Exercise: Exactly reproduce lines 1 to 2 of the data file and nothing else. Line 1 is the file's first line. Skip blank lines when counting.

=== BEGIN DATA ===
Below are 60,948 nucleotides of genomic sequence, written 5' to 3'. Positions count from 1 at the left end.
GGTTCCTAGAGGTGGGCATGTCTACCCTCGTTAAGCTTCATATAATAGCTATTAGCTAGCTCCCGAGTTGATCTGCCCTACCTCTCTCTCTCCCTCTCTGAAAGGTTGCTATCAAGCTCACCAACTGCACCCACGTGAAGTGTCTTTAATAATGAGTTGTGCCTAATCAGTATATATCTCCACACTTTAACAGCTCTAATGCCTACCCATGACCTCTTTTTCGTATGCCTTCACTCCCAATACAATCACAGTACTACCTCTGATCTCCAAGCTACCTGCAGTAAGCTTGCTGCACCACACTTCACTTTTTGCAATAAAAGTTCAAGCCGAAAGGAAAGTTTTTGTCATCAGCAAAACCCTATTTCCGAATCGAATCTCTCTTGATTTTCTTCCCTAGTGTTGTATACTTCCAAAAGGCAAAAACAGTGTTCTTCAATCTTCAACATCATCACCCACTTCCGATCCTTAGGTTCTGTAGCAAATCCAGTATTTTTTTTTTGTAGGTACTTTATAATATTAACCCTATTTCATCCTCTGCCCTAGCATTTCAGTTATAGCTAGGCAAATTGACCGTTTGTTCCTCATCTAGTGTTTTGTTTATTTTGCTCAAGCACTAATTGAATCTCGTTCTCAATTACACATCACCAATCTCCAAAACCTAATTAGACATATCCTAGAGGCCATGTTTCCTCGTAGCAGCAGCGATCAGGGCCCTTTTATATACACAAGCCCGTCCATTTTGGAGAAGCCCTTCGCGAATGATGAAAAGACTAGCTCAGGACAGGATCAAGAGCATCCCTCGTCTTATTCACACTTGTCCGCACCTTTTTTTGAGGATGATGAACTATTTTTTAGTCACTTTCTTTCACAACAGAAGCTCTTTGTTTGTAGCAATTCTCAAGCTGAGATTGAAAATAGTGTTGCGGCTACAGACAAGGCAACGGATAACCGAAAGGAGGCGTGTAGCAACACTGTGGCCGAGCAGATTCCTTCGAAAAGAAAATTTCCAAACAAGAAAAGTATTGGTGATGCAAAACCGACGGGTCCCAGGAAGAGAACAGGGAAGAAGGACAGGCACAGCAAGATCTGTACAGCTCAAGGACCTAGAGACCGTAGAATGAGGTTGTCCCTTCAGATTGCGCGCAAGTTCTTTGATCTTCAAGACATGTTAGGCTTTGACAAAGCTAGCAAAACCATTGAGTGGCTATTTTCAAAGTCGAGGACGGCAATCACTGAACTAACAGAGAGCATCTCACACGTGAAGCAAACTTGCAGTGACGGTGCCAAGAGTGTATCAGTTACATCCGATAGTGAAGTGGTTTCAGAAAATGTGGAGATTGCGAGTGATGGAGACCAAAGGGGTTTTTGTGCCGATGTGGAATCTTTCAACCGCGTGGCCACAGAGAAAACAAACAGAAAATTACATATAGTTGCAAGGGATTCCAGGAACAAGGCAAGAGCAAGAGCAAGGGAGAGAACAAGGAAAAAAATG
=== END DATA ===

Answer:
Below are 60,948 nucleotides of genomic sequence, written 5' to 3'. Positions count from 1 at the left end.
GGTTCCTAGAGGTGGGCATGTCTACCCTCGTTAAGCTTCATATAATAGCTATTAGCTAGCTCCCGAGTTGATCTGCCCTACCTCTCTCTCTCCCTCTCTGAAAGGTTGCTATCAAGCTCACCAACTGCACCCACGTGAAGTGTCTTTAATAATGAGTTGTGCCTAATCAGTATATATCTCCACACTTTAACAGCTCTAATGCCTACCCATGACCTCTTTTTCGTATGCCTTCACTCCCAATACAATCACAGTACTACCTCTGATCTCCAAGCTACCTGCAGTAAGCTTGCTGCACCACACTTCACTTTTTGCAATAAAAGTTCAAGCCGAAAGGAAAGTTTTTGTCATCAGCAAAACCCTATTTCCGAATCGAATCTCTCTTGATTTTCTTCCCTAGTGTTGTATACTTCCAAAAGGCAAAAACAGTGTTCTTCAATCTTCAACATCATCACCCACTTCCGATCCTTAGGTTCTGTAGCAAATCCAGTATTTTTTTTTTGTAGGTACTTTATAATATTAACCCTATTTCATCCTCTGCCCTAGCATTTCAGTTATAGCTAGGCAAATTGACCGTTTGTTCCTCATCTAGTGTTTTGTTTATTTTGCTCAAGCACTAATTGAATCTCGTTCTCAATTACACATCACCAATCTCCAAAACCTAATTAGACATATCCTAGAGGCCATGTTTCCTCGTAGCAGCAGCGATCAGGGCCCTTTTATATACACAAGCCCGTCCATTTTGGAGAAGCCCTTCGCGAATGATGAAAAGACTAGCTCAGGACAGGATCAAGAGCATCCCTCGTCTTATTCACACTTGTCCGCACCTTTTTTTGAGGATGATGAACTATTTTTTAGTCACTTTCTTTCACAACAGAAGCTCTTTGTTTGTAGCAATTCTCAAGCTGAGATTGAAAATAGTGTTGCGGCTACAGACAAGGCAACGGATAACCGAAAGGAGGCGTGTAGCAACACTGTGGCCGAGCAGATTCCTTCGAAAAGAAAATTTCCAAACAAGAAAAGTATTGGTGATGCAAAACCGACGGGTCCCAGGAAGAGAACAGGGAAGAAGGACAGGCACAGCAAGATCTGTACAGCTCAAGGACCTAGAGACCGTAGAATGAGGTTGTCCCTTCAGATTGCGCGCAAGTTCTTTGATCTTCAAGACATGTTAGGCTTTGACAAAGCTAGCAAAACCATTGAGTGGCTATTTTCAAAGTCGAGGACGGCAATCACTGAACTAACAGAGAGCATCTCACACGTGAAGCAAACTTGCAGTGACGGTGCCAAGAGTGTATCAGTTACATCCGATAGTGAAGTGGTTTCAGAAAATGTGGAGATTGCGAGTGATGGAGACCAAAGGGGTTTTTGTGCCGATGTGGAATCTTTCAACCGCGTGGCCACAGAGAAAACAAACAGAAAATTACATATAGTTGCAAGGGATTCCAGGAACAAGGCAAGAGCAAGAGCAAGGGAGAGAACAAGGAAAAAAATG